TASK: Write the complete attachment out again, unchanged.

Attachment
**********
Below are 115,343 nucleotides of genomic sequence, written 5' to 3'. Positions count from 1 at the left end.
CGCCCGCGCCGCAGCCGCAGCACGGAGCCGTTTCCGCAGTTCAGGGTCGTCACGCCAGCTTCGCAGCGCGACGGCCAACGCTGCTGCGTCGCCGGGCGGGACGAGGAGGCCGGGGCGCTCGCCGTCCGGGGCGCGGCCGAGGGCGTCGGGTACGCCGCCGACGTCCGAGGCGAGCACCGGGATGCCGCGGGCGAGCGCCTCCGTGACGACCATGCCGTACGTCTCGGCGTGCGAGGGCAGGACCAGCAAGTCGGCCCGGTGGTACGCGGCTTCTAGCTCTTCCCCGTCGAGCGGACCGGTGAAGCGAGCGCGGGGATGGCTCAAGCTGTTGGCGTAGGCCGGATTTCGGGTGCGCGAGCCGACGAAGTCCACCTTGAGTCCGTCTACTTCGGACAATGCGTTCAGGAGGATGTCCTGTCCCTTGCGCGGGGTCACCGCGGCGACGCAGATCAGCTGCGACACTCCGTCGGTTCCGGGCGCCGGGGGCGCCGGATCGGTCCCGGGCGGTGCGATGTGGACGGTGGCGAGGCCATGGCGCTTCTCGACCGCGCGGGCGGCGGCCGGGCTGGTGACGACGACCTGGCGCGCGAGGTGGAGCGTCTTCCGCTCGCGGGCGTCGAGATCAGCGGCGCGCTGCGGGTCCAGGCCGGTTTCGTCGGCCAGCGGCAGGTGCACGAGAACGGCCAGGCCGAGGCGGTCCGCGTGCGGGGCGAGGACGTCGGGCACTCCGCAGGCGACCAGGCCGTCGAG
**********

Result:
Below are 115,343 nucleotides of genomic sequence, written 5' to 3'. Positions count from 1 at the left end.
CGCCCGCGCCGCAGCCGCAGCACGGAGCCGTTTCCGCAGTTCAGGGTCGTCACGCCAGCTTCGCAGCGCGACGGCCAACGCTGCTGCGTCGCCGGGCGGGACGAGGAGGCCGGGGCGCTCGCCGTCCGGGGCGCGGCCGAGGGCGTCGGGTACGCCGCCGACGTCCGAGGCGAGCACCGGGATGCCGCGGGCGAGCGCCTCCGTGACGACCATGCCGTACGTCTCGGCGTGCGAGGGCAGGACCAGCAAGTCGGCCCGGTGGTACGCGGCTTCTAGCTCTTCCCCGTCGAGCGGACCGGTGAAGCGAGCGCGGGGATGGCTCAAGCTGTTGGCGTAGGCCGGATTTCGGGTGCGCGAGCCGACGAAGTCCACCTTGAGTCCGTCTACTTCGGACAATGCGTTCAGGAGGATGTCCTGTCCCTTGCGCGGGGTCACCGCGGCGACGCAGATCAGCTGCGACACTCCGTCGGTTCCGGGCGCCGGGGGCGCCGGATCGGTCCCGGGCGGTGCGATGTGGACGGTGGCGAGGCCATGGCGCTTCTCGACCGCGCGGGCGGCGGCCGGGCTGGTGACGACGACCTGGCGCGCGAGGTGGAGCGTCTTCCGCTCGCGGGCGTCGAGATCAGCGGCGCGCTGCGGGTCCAGGCCGGTTTCGTCGGCCAGCGGCAGGTGCACGAGAACGGCCAGGCCGAGGCGGTCCGCGTGCGGGGCGAGGACGTCGGGCACTCCGCAGGCGACCAGGCCGTCGAG